President Bush and Mexican President Vicente Fox will meet Wednesday at the White House to discuss the issue of Mexican migrants living in the U.S., and even though the leaders agree on many of the points, Bush has said there probably won't be a detailed agreement.

Before Bush can reach an agreement with Mexico, he needs to reach one with Congress.

"Immigration is one that is a complex issue," Bush said. "President Fox knows that the issue will require more than just the administration's involvement; it requires a willing Congress to address the issue."

An estimated three million Mexicans — and as many as five million — are living illegally in the U.S.

Even before Fox was inaugurated as Mexico's president, he came to the States to push an immigration reform agenda. In February, the leaders met and agreed to look at reforming immigration laws.

Reforms proposed by the Bush administration include granting some migrants work permits that would eventually allow them to gain permanent residency status.

Fox wants the U.S. and states to change laws so migrant workers receive health, labor and education benefits. He also supports guest-worker programs as a favorable alternative to immediate residency.

Standing between the two leaders and a deal are a spectrum of opinions in Congress. On the far opposite side of the issue, chairman of the congressional immigration reform caucus Rep. Tom Tancredo, R-Colo., believes that the solution to the "immigration crisis" is to deport the workers and impose a five-year moratorium on all immigration.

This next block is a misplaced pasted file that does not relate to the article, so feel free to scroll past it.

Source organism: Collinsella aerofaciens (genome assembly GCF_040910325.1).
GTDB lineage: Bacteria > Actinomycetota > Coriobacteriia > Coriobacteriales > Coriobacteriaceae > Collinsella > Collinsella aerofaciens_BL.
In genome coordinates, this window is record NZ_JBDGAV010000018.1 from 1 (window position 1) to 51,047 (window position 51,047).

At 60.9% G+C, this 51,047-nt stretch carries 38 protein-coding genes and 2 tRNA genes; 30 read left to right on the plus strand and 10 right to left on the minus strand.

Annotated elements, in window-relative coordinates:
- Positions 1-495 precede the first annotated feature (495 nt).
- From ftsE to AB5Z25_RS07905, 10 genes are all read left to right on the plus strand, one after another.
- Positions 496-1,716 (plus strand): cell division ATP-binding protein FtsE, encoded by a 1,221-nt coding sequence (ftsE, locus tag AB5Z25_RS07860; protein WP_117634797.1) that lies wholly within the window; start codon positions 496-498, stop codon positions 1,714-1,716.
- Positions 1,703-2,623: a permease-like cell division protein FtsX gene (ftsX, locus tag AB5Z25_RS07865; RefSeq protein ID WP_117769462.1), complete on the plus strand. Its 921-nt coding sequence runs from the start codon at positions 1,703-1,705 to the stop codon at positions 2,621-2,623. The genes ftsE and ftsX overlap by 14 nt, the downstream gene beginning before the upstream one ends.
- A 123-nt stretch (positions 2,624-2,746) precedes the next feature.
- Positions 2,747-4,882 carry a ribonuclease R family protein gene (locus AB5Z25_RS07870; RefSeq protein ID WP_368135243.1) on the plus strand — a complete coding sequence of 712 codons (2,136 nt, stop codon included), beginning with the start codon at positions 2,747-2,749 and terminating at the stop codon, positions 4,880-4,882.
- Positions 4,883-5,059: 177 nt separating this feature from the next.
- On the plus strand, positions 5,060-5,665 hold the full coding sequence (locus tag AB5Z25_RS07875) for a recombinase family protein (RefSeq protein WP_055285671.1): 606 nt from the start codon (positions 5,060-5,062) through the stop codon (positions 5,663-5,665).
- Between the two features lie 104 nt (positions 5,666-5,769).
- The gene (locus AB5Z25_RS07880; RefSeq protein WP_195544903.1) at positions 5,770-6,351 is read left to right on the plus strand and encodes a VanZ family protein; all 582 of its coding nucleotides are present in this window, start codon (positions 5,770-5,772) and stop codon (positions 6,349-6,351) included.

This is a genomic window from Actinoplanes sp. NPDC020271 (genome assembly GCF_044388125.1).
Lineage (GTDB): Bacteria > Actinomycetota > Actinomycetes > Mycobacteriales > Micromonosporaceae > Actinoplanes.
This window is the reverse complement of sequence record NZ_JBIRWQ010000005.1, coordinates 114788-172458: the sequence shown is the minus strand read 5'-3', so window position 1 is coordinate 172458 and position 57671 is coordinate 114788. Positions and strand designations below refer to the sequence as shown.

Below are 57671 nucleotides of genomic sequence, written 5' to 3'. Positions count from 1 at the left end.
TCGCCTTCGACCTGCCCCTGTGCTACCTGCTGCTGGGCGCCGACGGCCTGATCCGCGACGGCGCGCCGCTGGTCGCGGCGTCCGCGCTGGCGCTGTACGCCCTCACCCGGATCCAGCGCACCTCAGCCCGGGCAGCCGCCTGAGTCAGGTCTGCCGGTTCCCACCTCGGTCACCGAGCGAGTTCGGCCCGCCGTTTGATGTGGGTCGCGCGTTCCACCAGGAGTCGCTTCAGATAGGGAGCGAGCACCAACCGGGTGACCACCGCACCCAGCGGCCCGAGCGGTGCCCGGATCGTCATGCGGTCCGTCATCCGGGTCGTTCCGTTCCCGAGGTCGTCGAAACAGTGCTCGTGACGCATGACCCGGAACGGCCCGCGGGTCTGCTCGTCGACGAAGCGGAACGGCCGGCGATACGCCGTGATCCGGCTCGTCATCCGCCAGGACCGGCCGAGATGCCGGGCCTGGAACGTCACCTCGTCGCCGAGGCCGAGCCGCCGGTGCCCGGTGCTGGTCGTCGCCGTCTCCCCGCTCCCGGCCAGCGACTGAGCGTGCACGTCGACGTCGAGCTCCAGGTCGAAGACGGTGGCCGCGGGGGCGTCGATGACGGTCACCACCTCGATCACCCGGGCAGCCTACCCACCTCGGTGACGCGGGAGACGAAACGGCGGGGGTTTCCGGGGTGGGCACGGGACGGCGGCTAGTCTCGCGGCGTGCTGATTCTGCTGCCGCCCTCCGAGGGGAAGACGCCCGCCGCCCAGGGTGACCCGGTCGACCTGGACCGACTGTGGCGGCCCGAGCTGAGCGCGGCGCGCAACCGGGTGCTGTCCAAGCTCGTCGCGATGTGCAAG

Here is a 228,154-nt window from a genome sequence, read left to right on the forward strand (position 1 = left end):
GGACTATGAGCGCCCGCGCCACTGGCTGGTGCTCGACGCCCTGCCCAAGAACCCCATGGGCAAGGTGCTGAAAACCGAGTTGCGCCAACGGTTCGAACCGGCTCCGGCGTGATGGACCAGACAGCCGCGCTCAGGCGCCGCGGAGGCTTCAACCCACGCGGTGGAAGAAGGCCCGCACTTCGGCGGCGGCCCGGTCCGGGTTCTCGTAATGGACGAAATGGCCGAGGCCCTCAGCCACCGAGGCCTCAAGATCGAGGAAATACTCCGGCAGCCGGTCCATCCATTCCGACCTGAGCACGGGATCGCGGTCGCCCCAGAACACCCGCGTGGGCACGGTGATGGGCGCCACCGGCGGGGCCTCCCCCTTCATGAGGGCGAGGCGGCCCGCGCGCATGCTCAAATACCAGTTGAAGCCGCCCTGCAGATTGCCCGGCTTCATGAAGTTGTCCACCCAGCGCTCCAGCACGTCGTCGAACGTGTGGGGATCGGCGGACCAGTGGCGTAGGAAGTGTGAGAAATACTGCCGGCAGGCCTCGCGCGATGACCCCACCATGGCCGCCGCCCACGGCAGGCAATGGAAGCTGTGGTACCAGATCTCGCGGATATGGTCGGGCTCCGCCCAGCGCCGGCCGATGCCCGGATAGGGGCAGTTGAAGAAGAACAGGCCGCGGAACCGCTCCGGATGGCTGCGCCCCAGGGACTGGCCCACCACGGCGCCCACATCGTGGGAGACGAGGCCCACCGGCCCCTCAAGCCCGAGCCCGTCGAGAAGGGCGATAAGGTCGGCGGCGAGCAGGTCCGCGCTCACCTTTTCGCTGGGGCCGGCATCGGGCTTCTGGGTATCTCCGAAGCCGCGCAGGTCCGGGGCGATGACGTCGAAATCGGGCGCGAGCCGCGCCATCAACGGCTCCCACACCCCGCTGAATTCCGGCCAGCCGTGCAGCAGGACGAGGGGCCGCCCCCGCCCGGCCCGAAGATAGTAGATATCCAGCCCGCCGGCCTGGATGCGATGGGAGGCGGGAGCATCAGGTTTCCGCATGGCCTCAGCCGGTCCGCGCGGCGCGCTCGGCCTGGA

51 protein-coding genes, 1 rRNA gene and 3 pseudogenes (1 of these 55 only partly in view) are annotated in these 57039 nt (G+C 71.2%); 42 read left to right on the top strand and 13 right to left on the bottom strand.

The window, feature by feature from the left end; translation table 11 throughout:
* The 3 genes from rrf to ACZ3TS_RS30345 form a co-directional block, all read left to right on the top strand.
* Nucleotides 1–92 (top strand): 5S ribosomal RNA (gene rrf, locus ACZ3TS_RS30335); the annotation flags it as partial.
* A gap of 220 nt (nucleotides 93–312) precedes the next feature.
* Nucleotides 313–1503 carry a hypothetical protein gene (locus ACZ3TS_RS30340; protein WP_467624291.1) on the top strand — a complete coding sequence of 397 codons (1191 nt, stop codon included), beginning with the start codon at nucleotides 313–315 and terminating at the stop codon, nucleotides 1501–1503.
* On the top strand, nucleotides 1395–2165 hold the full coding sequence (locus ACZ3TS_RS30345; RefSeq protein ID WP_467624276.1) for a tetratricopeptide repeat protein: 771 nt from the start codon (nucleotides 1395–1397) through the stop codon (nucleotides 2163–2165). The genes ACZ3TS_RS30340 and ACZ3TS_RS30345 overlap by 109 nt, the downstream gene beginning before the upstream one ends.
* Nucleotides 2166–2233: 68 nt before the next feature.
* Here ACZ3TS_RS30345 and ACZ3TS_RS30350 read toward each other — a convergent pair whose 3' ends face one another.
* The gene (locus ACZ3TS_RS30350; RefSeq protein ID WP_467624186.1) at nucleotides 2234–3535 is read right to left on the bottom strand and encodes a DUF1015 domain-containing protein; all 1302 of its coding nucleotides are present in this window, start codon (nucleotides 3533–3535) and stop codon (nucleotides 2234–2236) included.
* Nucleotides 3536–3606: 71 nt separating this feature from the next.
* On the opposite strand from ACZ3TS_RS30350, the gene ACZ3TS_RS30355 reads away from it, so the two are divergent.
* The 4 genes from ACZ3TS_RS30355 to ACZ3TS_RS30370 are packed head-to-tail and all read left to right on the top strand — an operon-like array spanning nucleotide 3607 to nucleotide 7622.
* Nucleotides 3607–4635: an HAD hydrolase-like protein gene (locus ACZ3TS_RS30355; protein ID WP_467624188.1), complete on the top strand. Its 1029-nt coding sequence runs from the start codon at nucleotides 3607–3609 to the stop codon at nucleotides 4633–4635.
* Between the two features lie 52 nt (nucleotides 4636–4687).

Fox will have a chance to take his case to Congress on Thursday, when he will address a joint session.

Some people think a deal in Congress is impossible until after the 2002 U.S. elections, where many incumbents and candidates will have to clarify their position.

Most observers agree, however, that the current system needs to be changed. "The current policies are broken," said Frank Sherry, executive director of the National Immigration Forum, who said the current policy "invites illegality." 

The official visit will begin on Tuesday at the State Department, when Mexican and U.S. cabinet officers will form 16 working groups to tackle problems like drugs, power, and the environment. On Wednesday, Bush and Fox will meet and try to agree to broad principles for immigration reform that will guide future talks.

"That's a big break from the past when Mexico pursued its policies, the United States pursued its and the two seldom talked and never reached any agreements," White House spokesman Ari Fleischer said Friday.

For Fox, who has been praised for his ability to control the agenda in talks with the U.S., the goal will be to get Congress to see things the way Bush already does — that Mexican workers are productive members of U.S. society and deserve recognition.

The Associated Press contributed to this report.